Threshold point utilisation in juror decision-making

Curley, Lee J.; MacLean, Rory; Murray, Jennifer; Pollock, Andrew C. and Laybourn, Phyllis (2019). Threshold point utilisation in juror decision-making. Psychiatry, Psychology and Law, 26(1) pp. 110–128.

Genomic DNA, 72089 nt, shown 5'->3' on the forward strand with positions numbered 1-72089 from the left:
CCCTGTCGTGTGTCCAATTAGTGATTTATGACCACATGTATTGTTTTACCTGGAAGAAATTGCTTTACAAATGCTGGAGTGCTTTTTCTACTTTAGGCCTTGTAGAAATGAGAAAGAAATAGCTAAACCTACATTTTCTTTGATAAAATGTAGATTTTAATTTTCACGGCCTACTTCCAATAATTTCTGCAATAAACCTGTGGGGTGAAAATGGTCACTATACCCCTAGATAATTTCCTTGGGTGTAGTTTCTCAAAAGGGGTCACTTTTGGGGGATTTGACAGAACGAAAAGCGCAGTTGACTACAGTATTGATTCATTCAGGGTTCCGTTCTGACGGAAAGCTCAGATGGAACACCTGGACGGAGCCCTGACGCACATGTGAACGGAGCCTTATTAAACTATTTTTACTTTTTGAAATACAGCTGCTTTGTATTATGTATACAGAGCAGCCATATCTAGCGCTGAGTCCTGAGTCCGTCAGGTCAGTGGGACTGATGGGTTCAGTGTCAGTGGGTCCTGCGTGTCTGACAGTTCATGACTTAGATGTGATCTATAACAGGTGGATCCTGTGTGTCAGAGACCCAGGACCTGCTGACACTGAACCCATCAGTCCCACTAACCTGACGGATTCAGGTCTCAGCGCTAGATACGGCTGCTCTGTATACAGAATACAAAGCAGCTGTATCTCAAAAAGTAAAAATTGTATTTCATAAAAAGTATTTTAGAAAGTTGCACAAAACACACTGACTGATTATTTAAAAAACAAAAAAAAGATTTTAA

This study aims to identify whether a model of juror decision-making (i.e. the threshold point model) that encompasses both rational and intuitive decision-making exists. A total of 60 participants were selected who are eligible for jury duty in Scotland. These individuals read nine vignettes and rated the evidence of each vignette separately by placing the evidence in either a guilty, a not guilty or a not proven (a verdict type specific to Scotland) counter. Participants were asked after being presented with each piece of information to state how likely they thought the suspect was of being guilty, on a scale from 1 to 100. The data are best described using a flexible model (i.e. a diffusion model) that allows for information integration. Future research should examine whether or not the diffusion model can explain cognitive fallacies, such as confirmation bias, that are commonly studied in decision science.

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